Many people suffer from emails. Consider for a moment how you could alleviate the suffering of the recipients of your emails.
Here are 13 tips gleaned from various sources. These tips all revolve around making emails easy to digest.
• Compose a clear subject line that states the main topic. What’s it all about? In replying do not simply keep the sender’s subject line, but alter it to state main point or points of your response. Ensure that your e-mail subject line grabs attention in a full Inbox.
• Use the subject line for the entire content: If you need only confirm an appointment or if a brief line will do nicely, put the full message in the subject line. End with “eom” – end of message. I rarely use this minimalist approach for messages. However, I use it when I have to send a few long attachments following my main email.
• Start the body with your key point. Summarize it up front so that the recipient gets the gist before reading the rest. (I do this for proposals and have started doing this for longish emails.)
• Use short paragraphs and sentences: Keep each paragraph to three or four sentences and each sentence to 15 to 18 words. Use simple words. Check how The Economist or Time magazine do it. Short and to the point.
• Use the direct tense. Write as you speak and avoid a series of sub-clauses. Recipients skim emails. Help them not to waste time in trying to figure out what you are trying to say.
• Highlight the first line of each paragraph and use bullets. Highlighting obliges one to ensure that each first line is worth highlighting. Use bullet points. This increases readability dramatically.
• Consider the visual impact. Any long email consisting of one or two blocks of dense typing looks boring and difficult to read. A series of short paragraphs have relief-producing white spaces between them. Emails should look interesting and easy to read. The worst-looking ones are read last – or never.
• Stick to one generic subject area per email. We all have different folders for different generic areas. If you cover topics belonging to different areas in one message your email probably will be misfiled and lost. Rather write two emails. Two emails will also look easier to deal with than one long one.
Action by recipient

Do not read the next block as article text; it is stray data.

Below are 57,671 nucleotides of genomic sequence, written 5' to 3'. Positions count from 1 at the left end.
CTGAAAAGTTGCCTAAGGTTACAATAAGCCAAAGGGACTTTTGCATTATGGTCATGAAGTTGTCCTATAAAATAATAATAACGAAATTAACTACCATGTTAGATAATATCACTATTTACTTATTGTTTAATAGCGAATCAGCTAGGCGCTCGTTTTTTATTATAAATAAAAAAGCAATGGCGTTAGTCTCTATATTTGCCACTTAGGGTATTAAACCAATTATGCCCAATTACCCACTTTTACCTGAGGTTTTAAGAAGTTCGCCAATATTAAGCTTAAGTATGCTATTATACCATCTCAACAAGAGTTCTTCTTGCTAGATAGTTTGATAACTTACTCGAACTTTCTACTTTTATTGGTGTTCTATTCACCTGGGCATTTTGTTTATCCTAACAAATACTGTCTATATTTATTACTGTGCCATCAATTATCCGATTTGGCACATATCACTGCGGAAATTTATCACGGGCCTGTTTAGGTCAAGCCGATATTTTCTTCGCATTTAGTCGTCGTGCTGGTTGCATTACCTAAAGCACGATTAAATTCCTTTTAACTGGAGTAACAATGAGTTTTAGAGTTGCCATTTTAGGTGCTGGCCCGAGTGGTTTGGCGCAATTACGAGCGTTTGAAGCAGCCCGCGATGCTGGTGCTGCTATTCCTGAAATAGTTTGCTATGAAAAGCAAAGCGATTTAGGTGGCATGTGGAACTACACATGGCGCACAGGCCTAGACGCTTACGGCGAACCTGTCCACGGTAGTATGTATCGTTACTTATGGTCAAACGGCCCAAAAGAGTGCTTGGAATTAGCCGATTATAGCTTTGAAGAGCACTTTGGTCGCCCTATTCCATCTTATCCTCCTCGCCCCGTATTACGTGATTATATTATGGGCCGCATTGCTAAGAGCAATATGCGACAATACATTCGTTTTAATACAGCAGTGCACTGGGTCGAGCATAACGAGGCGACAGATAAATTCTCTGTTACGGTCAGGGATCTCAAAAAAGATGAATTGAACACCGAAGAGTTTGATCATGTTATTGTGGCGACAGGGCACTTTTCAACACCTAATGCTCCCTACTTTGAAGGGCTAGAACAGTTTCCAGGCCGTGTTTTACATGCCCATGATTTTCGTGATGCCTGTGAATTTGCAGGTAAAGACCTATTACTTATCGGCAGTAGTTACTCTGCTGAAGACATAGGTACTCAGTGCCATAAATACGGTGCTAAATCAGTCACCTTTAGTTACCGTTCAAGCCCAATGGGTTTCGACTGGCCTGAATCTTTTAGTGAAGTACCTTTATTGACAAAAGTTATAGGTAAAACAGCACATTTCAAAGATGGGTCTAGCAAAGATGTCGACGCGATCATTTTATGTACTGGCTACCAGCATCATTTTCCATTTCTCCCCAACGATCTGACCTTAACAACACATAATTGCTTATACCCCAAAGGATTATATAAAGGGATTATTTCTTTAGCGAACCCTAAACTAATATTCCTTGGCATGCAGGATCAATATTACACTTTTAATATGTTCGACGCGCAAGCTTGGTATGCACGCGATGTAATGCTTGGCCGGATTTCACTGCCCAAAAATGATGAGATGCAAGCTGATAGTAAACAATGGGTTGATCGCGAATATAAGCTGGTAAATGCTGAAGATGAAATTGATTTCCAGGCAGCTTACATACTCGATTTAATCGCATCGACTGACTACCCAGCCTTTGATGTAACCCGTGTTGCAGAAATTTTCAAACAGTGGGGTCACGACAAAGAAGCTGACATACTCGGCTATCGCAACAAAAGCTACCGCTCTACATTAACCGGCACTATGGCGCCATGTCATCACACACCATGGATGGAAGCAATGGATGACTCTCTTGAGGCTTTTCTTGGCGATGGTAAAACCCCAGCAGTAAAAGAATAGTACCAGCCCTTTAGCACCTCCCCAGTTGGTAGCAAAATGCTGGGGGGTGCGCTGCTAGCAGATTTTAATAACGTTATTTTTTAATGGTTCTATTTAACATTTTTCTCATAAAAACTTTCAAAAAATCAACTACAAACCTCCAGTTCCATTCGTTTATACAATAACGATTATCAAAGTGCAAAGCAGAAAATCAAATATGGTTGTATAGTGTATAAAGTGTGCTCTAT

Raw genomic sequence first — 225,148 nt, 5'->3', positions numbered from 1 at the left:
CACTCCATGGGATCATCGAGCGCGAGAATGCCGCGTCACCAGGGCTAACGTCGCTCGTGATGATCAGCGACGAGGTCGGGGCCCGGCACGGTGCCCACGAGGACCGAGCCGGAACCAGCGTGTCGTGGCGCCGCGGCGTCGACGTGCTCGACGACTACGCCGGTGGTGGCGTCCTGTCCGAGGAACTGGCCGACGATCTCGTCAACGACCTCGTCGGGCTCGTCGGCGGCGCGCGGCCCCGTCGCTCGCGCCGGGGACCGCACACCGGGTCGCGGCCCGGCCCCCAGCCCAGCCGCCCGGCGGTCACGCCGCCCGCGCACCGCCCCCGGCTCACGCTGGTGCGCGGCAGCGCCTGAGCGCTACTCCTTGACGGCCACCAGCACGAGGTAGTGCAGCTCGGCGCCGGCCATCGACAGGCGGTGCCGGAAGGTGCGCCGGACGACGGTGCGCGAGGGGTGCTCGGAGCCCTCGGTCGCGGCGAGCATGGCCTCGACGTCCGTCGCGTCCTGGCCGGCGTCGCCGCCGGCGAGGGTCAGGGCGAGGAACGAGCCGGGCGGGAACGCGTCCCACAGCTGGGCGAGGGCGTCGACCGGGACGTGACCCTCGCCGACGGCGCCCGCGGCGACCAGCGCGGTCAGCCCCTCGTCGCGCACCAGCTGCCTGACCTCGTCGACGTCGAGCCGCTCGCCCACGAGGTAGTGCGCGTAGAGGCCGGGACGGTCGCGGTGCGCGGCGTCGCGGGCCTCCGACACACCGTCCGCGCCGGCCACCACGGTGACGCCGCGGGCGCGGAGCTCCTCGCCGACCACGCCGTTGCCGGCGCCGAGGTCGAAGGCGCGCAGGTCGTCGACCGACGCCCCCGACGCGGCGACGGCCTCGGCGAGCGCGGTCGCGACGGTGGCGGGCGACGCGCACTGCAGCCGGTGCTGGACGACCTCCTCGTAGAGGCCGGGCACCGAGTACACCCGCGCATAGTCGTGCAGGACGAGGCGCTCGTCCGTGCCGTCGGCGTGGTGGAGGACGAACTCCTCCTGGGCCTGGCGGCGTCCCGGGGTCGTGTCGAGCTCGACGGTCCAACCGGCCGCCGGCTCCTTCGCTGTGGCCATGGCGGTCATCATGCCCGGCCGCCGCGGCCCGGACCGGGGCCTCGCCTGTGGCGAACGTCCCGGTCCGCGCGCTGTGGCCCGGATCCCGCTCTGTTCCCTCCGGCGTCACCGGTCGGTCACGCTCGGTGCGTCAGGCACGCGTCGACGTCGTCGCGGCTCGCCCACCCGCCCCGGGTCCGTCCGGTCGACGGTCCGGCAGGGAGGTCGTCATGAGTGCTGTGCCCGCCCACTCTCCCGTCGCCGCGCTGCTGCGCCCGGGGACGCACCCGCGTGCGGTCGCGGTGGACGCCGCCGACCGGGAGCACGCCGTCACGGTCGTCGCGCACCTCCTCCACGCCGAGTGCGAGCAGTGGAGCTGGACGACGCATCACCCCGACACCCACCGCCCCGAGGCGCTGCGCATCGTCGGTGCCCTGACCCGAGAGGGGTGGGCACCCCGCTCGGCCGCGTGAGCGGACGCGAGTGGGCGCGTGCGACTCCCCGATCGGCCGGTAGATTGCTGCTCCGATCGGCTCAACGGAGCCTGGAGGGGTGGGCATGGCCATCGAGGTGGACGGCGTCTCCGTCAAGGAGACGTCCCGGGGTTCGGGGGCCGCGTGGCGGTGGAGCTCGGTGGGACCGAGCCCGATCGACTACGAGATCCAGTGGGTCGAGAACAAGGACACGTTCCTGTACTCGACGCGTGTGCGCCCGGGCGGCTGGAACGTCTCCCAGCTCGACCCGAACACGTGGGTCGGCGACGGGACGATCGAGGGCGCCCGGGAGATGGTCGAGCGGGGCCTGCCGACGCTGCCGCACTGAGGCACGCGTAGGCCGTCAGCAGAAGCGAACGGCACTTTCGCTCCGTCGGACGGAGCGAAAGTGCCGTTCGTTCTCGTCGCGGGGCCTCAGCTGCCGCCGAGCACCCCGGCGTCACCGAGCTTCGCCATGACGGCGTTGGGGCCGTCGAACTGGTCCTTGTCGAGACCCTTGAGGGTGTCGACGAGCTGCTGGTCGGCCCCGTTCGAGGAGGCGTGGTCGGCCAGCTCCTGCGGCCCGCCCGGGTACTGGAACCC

• If you expect specific action, in the last paragraph state clearly what the recipient should do next – even though you may have mentioned it earlier on. People often do not read emails with attention.
• Avoid ping-pong. Be specific about any appointment by suggesting a specific date, time and venue. If you wish to arrange an appointment within the current week (and when calendars are already full), call to cut out ping-pong emails. Before ending the call, agree who will confirm. Create an appointment in Outlook Calendar and mail the appointment. This assists both and saves a separate email.
• Paste the content of an attachment below your signature – wherever possible. It helps if it’s open for an immediate skim read. Attachments at the top are sometimes overlooked. (“Really, did you send the report to me?”)
• Ensure that your full contact details are part of your signature. Do not oblige the recipient to search for them in a contact base. Include your website and blog URLs in your signature. A new contact might wish to know more about you. This is one form of marketing. BETDBW (Be Easy To Do Business With).
• Every email provides an opportunity for building relations. While writing remember that recipients are emotional beings. Emails are often inadvertently curt. Before clicking “Send” check the emotional vibe of your email. Is it friendly?
Is it a pleasure receiving an email from you?
I hope you will look with interest at your emails.
PS Do send emails. Communication is essential.